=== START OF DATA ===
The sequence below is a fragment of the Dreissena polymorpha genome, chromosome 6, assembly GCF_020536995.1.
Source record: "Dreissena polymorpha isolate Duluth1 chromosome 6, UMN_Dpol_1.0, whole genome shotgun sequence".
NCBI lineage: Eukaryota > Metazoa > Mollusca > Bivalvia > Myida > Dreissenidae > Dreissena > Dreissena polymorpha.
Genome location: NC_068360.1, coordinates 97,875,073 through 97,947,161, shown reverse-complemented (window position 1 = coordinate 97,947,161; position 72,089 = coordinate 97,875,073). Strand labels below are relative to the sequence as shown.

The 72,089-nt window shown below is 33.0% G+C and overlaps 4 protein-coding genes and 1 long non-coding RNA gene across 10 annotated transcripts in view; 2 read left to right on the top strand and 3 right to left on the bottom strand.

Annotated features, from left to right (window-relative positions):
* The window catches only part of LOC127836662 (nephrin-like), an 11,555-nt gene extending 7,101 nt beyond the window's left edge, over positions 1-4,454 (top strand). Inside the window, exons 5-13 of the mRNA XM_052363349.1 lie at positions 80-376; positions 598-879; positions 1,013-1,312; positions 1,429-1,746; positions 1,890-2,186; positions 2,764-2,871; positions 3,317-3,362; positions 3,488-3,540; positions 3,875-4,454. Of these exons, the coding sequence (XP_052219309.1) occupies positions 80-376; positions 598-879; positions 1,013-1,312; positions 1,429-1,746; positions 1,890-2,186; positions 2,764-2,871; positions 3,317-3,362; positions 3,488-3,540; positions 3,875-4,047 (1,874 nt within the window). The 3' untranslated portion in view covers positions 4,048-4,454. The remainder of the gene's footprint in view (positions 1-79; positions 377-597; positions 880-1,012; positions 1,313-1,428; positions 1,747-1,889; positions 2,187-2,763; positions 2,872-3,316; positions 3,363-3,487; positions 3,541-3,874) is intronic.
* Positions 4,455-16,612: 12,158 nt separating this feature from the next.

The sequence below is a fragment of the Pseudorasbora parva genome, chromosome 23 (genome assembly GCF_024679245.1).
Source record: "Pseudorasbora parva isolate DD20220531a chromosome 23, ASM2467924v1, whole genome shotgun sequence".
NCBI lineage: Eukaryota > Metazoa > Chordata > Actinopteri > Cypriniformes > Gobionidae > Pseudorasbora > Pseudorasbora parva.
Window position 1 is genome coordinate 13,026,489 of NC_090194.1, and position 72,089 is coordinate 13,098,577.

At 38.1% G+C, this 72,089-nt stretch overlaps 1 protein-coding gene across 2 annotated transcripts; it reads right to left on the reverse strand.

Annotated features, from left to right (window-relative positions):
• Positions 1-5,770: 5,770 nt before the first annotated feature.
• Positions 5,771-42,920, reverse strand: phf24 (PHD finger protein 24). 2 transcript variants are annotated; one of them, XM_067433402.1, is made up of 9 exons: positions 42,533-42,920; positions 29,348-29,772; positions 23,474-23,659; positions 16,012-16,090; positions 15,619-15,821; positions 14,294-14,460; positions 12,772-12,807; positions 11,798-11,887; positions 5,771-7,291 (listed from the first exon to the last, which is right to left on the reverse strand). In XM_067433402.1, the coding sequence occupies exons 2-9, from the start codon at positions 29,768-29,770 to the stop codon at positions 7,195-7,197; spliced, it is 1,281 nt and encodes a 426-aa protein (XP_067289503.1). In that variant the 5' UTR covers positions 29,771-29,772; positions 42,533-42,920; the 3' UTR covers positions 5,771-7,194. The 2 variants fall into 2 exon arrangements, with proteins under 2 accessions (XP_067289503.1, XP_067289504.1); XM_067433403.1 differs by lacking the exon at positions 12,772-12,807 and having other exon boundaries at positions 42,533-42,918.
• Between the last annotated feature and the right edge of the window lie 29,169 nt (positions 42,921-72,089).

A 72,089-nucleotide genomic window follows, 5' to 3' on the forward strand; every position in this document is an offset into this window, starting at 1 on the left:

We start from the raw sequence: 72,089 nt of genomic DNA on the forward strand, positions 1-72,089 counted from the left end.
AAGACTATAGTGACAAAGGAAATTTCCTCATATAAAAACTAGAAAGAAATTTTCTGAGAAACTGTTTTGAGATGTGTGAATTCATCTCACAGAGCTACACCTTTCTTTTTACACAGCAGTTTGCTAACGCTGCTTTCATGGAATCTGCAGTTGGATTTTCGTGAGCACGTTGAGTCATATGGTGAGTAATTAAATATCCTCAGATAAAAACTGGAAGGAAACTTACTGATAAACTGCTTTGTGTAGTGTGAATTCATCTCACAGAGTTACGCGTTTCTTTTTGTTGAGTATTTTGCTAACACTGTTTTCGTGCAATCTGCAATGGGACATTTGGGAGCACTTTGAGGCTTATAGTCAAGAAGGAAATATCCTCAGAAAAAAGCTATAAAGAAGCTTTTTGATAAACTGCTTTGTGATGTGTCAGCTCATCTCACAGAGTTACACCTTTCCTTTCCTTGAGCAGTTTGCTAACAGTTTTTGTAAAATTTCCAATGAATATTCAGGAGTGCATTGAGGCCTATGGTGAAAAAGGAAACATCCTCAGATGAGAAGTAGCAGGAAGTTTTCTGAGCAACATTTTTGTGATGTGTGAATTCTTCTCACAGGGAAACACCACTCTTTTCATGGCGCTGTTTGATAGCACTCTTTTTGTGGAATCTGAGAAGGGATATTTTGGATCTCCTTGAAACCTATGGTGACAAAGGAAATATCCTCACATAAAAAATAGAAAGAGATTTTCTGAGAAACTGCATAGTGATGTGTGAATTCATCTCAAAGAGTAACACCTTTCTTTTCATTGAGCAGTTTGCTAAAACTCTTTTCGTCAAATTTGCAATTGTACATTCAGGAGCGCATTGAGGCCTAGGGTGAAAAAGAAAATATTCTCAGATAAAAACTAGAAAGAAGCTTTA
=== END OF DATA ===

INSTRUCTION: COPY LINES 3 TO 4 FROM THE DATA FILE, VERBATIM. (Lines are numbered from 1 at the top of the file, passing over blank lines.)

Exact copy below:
NCBI lineage: Eukaryota > Metazoa > Mollusca > Bivalvia > Myida > Dreissenidae > Dreissena > Dreissena polymorpha.
Genome location: NC_068360.1, coordinates 97,875,073 through 97,947,161, shown reverse-complemented (window position 1 = coordinate 97,947,161; position 72,089 = coordinate 97,875,073). Strand labels below are relative to the sequence as shown.